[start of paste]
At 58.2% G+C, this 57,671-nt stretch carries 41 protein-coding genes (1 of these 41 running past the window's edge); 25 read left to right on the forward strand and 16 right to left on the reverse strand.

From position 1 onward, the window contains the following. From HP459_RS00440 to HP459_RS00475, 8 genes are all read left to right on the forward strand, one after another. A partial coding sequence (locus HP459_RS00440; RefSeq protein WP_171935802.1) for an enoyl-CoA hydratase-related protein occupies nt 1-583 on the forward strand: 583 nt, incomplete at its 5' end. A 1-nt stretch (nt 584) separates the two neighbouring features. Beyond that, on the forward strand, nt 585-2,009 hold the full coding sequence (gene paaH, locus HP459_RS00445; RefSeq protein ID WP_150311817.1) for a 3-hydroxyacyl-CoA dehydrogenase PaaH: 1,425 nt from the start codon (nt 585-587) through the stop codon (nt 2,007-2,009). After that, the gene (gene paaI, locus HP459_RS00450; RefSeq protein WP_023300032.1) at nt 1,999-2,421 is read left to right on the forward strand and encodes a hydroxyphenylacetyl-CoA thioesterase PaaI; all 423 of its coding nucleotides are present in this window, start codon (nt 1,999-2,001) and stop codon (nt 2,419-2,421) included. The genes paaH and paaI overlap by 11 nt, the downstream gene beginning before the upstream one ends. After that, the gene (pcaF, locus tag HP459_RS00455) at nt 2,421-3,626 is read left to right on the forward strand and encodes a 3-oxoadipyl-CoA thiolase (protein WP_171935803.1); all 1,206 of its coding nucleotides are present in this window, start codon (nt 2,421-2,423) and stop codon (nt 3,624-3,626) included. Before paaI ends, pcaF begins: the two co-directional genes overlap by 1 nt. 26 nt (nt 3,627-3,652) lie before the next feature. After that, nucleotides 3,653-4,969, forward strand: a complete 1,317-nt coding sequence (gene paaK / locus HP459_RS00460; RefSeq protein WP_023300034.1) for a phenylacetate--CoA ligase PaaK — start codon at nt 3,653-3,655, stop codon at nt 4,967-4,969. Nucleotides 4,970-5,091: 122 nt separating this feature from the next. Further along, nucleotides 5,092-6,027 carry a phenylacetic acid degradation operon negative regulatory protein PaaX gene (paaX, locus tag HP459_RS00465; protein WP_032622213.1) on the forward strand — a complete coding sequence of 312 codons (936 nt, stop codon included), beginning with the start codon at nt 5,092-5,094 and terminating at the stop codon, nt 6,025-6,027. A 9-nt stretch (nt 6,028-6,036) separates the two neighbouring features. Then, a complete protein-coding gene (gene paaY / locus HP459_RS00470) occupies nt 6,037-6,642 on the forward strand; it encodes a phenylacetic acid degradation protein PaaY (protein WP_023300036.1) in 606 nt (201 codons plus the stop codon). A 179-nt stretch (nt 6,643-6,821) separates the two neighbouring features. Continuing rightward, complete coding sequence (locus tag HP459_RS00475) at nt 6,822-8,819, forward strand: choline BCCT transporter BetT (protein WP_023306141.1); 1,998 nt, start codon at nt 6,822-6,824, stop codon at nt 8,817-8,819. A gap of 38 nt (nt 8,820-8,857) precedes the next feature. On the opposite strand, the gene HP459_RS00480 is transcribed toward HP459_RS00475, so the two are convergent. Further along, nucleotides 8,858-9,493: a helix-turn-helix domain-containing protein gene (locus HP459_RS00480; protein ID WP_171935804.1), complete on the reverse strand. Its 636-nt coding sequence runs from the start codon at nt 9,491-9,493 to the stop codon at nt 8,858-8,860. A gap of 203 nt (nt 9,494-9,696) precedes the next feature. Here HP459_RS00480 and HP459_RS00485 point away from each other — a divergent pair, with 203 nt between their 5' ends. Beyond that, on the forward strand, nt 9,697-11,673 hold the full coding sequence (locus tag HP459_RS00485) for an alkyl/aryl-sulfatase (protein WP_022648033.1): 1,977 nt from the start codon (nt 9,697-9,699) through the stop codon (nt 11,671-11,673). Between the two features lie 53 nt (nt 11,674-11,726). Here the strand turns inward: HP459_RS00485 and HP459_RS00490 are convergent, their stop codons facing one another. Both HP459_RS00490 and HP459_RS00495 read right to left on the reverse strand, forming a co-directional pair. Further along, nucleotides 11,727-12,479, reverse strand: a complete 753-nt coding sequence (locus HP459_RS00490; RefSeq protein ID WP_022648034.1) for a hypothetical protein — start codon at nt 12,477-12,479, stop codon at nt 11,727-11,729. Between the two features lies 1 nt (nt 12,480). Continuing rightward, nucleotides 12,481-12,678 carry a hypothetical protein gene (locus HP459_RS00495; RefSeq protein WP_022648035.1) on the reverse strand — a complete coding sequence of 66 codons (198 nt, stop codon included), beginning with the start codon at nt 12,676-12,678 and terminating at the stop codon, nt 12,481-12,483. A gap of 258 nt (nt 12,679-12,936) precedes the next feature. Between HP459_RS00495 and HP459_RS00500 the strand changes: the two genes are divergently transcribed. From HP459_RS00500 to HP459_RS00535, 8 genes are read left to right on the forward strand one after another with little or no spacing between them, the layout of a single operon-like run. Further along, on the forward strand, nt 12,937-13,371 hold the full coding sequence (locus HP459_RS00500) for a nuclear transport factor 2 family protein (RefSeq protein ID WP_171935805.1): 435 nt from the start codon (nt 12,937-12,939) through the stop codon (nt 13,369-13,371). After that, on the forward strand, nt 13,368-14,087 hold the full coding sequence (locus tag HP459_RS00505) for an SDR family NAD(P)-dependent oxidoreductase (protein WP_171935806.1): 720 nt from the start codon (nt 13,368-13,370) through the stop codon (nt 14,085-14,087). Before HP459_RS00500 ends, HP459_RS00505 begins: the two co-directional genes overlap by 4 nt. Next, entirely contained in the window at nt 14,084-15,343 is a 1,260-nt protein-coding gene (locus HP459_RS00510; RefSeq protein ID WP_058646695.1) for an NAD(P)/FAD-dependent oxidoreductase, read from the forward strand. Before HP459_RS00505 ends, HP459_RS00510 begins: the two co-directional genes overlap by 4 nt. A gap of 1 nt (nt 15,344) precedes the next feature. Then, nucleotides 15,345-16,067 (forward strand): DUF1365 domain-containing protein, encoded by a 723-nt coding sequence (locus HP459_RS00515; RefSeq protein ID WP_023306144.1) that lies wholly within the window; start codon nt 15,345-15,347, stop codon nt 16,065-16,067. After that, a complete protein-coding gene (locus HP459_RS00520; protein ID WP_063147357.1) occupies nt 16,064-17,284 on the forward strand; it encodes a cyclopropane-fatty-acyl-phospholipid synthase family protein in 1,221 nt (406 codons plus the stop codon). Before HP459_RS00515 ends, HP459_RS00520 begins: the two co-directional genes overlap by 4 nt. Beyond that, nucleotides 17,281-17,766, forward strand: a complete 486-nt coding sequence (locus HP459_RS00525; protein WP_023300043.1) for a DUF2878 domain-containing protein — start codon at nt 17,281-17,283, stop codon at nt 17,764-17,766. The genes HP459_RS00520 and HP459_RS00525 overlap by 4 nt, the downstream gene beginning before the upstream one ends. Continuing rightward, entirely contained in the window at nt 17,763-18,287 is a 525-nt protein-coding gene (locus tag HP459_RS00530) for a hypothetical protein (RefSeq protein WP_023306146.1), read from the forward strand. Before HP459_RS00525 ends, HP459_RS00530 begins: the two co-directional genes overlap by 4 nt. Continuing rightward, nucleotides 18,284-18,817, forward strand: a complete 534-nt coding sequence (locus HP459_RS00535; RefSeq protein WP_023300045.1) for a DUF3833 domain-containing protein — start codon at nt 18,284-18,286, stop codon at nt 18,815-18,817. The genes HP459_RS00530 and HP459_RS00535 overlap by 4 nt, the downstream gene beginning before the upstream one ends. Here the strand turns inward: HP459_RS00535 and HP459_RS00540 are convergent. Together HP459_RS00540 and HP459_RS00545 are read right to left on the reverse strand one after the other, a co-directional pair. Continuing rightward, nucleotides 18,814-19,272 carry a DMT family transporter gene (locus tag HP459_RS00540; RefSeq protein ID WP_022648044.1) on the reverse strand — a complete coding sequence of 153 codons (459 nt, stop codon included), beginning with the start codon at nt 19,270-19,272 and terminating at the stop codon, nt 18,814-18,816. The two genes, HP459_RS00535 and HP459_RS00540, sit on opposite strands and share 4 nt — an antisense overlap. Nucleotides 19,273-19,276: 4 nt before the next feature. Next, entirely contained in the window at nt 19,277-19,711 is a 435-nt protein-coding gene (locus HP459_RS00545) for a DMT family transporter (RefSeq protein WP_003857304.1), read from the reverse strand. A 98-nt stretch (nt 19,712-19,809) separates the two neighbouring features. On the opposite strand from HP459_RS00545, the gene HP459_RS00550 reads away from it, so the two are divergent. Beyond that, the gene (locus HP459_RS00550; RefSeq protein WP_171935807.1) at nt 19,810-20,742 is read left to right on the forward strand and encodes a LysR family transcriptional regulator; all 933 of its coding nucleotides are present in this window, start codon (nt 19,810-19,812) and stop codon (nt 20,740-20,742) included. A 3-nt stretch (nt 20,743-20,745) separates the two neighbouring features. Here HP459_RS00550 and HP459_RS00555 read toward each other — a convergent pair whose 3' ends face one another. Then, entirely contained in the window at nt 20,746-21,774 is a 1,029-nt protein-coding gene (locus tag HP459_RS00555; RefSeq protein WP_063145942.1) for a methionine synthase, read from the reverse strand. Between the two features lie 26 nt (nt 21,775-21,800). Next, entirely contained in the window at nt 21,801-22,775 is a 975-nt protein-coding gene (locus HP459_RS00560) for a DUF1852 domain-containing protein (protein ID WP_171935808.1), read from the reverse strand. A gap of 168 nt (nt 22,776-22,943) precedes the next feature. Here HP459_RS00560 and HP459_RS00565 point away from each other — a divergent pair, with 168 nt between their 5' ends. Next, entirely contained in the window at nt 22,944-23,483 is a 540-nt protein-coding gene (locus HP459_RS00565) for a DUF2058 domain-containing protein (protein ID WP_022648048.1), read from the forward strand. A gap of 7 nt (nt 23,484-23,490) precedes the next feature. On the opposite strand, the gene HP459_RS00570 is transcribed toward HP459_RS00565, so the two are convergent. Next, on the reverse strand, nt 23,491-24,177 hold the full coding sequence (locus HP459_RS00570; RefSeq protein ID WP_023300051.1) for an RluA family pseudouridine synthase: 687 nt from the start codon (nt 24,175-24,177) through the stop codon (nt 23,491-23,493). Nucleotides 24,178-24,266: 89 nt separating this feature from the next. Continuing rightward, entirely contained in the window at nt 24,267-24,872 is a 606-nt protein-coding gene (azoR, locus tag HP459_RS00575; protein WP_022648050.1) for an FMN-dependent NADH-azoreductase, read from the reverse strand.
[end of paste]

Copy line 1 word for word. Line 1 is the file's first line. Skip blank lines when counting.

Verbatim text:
At 58.2% G+C, this 57,671-nt stretch carries 41 protein-coding genes (1 of these 41 running past the window's edge); 25 read left to right on the forward strand and 16 right to left on the reverse strand.